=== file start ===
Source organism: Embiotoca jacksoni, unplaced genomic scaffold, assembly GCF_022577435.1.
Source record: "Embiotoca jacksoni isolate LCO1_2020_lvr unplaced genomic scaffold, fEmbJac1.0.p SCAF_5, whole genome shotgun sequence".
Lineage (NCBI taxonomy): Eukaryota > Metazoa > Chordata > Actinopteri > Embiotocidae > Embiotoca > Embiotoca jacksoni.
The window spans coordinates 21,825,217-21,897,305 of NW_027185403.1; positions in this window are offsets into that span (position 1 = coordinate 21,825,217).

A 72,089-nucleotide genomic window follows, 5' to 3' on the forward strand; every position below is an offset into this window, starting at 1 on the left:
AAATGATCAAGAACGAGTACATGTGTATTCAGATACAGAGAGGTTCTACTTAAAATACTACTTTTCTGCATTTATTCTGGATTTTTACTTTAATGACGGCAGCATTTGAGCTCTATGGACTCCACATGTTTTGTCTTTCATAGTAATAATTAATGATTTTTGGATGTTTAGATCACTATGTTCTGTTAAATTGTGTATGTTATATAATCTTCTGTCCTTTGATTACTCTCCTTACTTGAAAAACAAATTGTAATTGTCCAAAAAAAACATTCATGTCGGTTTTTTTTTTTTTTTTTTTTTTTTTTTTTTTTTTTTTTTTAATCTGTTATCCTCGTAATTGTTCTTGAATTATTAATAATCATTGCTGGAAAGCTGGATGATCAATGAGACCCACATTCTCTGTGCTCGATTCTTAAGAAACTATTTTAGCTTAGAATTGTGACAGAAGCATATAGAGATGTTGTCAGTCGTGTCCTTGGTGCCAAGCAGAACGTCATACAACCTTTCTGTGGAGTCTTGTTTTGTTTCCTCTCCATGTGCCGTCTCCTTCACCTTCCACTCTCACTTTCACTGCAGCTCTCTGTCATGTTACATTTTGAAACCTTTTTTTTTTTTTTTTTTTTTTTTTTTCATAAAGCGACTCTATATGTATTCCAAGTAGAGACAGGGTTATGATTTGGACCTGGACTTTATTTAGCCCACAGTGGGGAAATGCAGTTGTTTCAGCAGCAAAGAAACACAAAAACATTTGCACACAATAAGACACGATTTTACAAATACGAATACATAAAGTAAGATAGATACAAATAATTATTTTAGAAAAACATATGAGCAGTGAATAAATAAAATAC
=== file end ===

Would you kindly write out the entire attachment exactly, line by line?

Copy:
Source organism: Embiotoca jacksoni, unplaced genomic scaffold, assembly GCF_022577435.1.
Source record: "Embiotoca jacksoni isolate LCO1_2020_lvr unplaced genomic scaffold, fEmbJac1.0.p SCAF_5, whole genome shotgun sequence".
Lineage (NCBI taxonomy): Eukaryota > Metazoa > Chordata > Actinopteri > Embiotocidae > Embiotoca > Embiotoca jacksoni.
The window spans coordinates 21,825,217-21,897,305 of NW_027185403.1; positions in this window are offsets into that span (position 1 = coordinate 21,825,217).

A 72,089-nucleotide genomic window follows, 5' to 3' on the forward strand; every position below is an offset into this window, starting at 1 on the left:
AAATGATCAAGAACGAGTACATGTGTATTCAGATACAGAGAGGTTCTACTTAAAATACTACTTTTCTGCATTTATTCTGGATTTTTACTTTAATGACGGCAGCATTTGAGCTCTATGGACTCCACATGTTTTGTCTTTCATAGTAATAATTAATGATTTTTGGATGTTTAGATCACTATGTTCTGTTAAATTGTGTATGTTATATAATCTTCTGTCCTTTGATTACTCTCCTTACTTGAAAAACAAATTGTAATTGTCCAAAAAAAACATTCATGTCGGTTTTTTTTTTTTTTTTTTTTTTTTTTTTTTTTTTTTTTTTAATCTGTTATCCTCGTAATTGTTCTTGAATTATTAATAATCATTGCTGGAAAGCTGGATGATCAATGAGACCCACATTCTCTGTGCTCGATTCTTAAGAAACTATTTTAGCTTAGAATTGTGACAGAAGCATATAGAGATGTTGTCAGTCGTGTCCTTGGTGCCAAGCAGAACGTCATACAACCTTTCTGTGGAGTCTTGTTTTGTTTCCTCTCCATGTGCCGTCTCCTTCACCTTCCACTCTCACTTTCACTGCAGCTCTCTGTCATGTTACATTTTGAAACCTTTTTTTTTTTTTTTTTTTTTTTTTTTCATAAAGCGACTCTATATGTATTCCAAGTAGAGACAGGGTTATGATTTGGACCTGGACTTTATTTAGCCCACAGTGGGGAAATGCAGTTGTTTCAGCAGCAAAGAAACACAAAAACATTTGCACACAATAAGACACGATTTTACAAATACGAATACATAAAGTAAGATAGATACAAATAATTATTTTAGAAAAACATATGAGCAGTGAATAAATAAAATAC